In a doubles match, at each change of service the player who last served becomes the first receiver, and the player who received last becomes the first server. Additionally, when a match changes, the team that received previously becomes the serving team, and both teams switch sides.
In the event of errors of order or sides, the umpire will stop the round when they notice the error, and players will assume their correct positions. Points scored before the error was noticed still stand.
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Winning and the Expedite System
The game is decided when a player reaches 11 unless both players have a score of at least 10, in which case, the game must be won by 2 points. A match will be decided by the best of any odd number of games (3,5,7,9 etc.).
The Expedite System:
In games where both players have not scored at least 9 points after 10 minutes, the expedite system is enforced. If the ball is in play while the time limit is reached, the umpire will interrupt play to begin the expedite system. Players now alternate serving after every point scored, and if any successful rally reaches 13 returns by the receiving player or team, the receiving player or team scores a point.
- slide 4 of 6
Table Tennis Ball, Net and Table Rules
The balls, table and net must meet specific guidelines to fulfill tournament standards.
The ball must weigh 2.7 grams and be a sphere with a diameter of 40mm. It must be composed of celluloid or a similar plastic, must be white or orange, and it needs a matte finish (non-glossy).
The top of the net must be 15.25 cm above the table. The bottom of the net should be as close to the table as possible. Additionally, the net is to be secured to the table with two supporting posts that are clamped to the table. The outer limits of the posts need to be 15.25 cm away from the side line.
Don't try playing ping pong on your dining room table unless, of course, it meets the following rules and regulations of table tennis:
The playing surface needs to be rectangula, with a measurement of 2.74 meters long and 1.525 meters wide. The surface of the table may be made from any materia, as long as it produces a uniform bounce of 23cm when a ping pong ball is dropped onto it from a height of 30cm.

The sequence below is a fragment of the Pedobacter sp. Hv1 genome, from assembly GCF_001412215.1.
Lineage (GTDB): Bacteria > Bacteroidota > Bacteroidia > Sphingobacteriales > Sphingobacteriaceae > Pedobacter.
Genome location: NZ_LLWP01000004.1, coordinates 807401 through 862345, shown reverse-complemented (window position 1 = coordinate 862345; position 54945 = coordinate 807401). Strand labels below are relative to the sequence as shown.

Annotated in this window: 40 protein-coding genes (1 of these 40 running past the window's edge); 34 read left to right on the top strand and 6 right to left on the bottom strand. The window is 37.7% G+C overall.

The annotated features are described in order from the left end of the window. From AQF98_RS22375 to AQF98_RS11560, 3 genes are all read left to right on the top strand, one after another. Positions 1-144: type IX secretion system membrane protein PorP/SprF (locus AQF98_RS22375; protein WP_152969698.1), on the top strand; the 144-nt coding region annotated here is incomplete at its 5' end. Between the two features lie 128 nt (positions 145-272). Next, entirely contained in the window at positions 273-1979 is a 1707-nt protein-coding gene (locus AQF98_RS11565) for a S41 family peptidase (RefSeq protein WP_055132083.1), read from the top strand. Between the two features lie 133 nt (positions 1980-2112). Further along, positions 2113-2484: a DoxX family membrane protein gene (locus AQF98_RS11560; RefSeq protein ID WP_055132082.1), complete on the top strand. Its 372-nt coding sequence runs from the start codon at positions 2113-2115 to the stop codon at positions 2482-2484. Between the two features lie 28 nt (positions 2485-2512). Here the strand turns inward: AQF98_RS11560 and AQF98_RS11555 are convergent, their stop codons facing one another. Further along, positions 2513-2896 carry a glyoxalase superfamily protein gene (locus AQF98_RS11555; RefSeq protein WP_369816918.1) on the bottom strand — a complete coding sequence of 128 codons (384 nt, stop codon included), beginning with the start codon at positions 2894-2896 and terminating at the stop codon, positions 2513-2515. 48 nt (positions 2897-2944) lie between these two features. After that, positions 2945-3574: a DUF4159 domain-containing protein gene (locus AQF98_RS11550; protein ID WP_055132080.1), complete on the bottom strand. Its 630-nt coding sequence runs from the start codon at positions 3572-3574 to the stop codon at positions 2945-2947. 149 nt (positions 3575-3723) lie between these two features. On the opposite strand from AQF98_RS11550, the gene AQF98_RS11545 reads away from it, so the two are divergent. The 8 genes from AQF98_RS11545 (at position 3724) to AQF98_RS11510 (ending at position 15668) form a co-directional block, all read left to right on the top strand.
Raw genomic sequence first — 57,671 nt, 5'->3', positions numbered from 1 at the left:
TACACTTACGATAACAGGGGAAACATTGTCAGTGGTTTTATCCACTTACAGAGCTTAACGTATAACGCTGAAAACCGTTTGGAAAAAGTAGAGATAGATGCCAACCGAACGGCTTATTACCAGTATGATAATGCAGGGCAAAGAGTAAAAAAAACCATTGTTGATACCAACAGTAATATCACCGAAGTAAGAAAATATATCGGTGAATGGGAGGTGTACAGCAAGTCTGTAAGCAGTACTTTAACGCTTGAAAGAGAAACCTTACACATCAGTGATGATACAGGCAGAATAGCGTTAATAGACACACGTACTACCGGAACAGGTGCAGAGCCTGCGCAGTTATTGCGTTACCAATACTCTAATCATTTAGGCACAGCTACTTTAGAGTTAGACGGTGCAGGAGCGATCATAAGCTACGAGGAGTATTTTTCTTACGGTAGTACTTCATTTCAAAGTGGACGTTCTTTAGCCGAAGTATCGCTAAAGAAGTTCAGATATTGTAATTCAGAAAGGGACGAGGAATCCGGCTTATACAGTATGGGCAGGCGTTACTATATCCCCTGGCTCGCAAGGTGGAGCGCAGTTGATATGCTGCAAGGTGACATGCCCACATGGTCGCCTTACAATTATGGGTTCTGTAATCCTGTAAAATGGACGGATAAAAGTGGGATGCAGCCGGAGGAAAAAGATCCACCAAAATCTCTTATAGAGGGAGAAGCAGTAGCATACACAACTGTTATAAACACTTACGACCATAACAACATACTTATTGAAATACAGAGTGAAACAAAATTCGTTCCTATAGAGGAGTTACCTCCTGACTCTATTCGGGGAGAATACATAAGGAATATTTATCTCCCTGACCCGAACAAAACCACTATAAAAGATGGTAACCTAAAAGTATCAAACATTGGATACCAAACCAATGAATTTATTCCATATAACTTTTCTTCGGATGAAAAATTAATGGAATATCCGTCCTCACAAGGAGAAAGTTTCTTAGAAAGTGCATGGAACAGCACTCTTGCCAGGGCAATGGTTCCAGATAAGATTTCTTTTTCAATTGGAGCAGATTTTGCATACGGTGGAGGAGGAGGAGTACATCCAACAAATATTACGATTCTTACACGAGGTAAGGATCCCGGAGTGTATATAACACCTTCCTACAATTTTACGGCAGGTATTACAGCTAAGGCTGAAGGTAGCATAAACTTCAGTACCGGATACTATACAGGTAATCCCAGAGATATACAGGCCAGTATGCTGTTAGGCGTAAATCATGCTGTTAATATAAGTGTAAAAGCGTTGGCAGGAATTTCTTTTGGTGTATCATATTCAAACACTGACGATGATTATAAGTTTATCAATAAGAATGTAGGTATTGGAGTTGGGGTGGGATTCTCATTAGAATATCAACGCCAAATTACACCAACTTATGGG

Additionally, the surface must be uniformly dark-colored with a matte finish. White side lines 2cm in width must be painted along the edge of the table, and 2cm white end lines must be added to the ends of the table. An additional line 3mm wide should divide each court for doubles play, with the net dividing both halves of the court equally.
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Rules Overseeing Table Tennis Paddles
Table tennis paddles must meet certain criterion to satisfy the official International Table Tennis Federation (ITTF) rules. Since you probably won't be assembling your own racket, simply shop for a paddle that meets the requirements set forth by the ITTF. If you ever did want to make a custom paddle, you'd be in for quite the endeavor.
For starters, the paddles must be 85 percent natural wood, with an adhesive reinforcement allowed, as long as it doesn't exceed 7.5 percent of the total thickness of the blade or .35mm. The striking side of the paddle needs to be covered with pimpled rubber or sandwich rubber, which is a combination of pimpled rubber and cellular rubber. These rules continue, with specifications for even the color of the paddles as well as boundaries of the rubber adhesive.
Expect your opponent of using a bogus racket? If they change rackets in a match, they must present it to the umpire prior to use, and you have a right to inspect it.